Life insurance is not a one-time exercise. Every change in life such as marriage or addition of children should prompt an insurance review and an enhancement in cover, if required. "As your financial liability or responsibility increases towards your family, you need to reassess and analyse the insurance needs keeping their growing requirements in mind," says Pankaj Mathpal, managing director, Optima Money Managers. You should also reconsider enhancing life insurance when you add liabilities, such as a home loan. In fact there are policies that cover a home loan outstanding so that your dependents do not face the double whammy of missing you and saddled with the home loan repayment.
Mumbai resident Vinay Takke (30), saw value in the proposition when he availed of a home loan of Rs 13 lakh. "I found the insurance cover useful as in the event of any untoward incident, my family will not have to shoulder the burden of the loan liability," he explains.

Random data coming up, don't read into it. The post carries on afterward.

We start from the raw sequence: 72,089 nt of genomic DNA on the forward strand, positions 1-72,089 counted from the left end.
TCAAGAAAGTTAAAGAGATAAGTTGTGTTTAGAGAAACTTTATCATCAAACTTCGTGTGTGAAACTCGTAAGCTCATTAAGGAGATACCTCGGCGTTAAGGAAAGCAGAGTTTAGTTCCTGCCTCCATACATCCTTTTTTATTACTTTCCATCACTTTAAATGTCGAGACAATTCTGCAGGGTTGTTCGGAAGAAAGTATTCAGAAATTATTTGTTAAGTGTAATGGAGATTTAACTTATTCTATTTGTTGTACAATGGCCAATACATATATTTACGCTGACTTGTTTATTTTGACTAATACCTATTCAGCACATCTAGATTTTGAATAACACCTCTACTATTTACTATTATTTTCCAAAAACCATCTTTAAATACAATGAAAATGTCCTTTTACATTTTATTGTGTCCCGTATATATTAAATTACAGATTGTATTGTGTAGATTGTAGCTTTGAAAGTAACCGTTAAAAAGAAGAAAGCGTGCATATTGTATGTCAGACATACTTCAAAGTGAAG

Interestingly, several home loan providers insist on the need for such a cover. Do not feel pleased with the lender for being generous in facilitating such a policy. Most often they do so to protect the loan than your life.
You could also save money on premiums by buying online, where the premiums are low, because of direct sale between you and the insurer, thereby cutting off intermediaries. The savings could be a good 15-20 per cent lower in case of term policies and not to forget the convenience. This route, however, is most suitable if you know precisely what you are looking for.
While there are several options to choose from when it comes to life insurance, do not be fixated with the premium outgo alone. Look for a policy with a superior claim settlement track record. "The comparison should be based on not just the premiums but also the financial stability and claim payment ratio of the company," advises G Murlidhar, MD, Kotak Life Insurance. Consider evaluating an insurer on parameters such as claims settlement ratio, turnaround-time for settling claims, on-boarding process and customer grievance ratio before you buy the life insurance policy.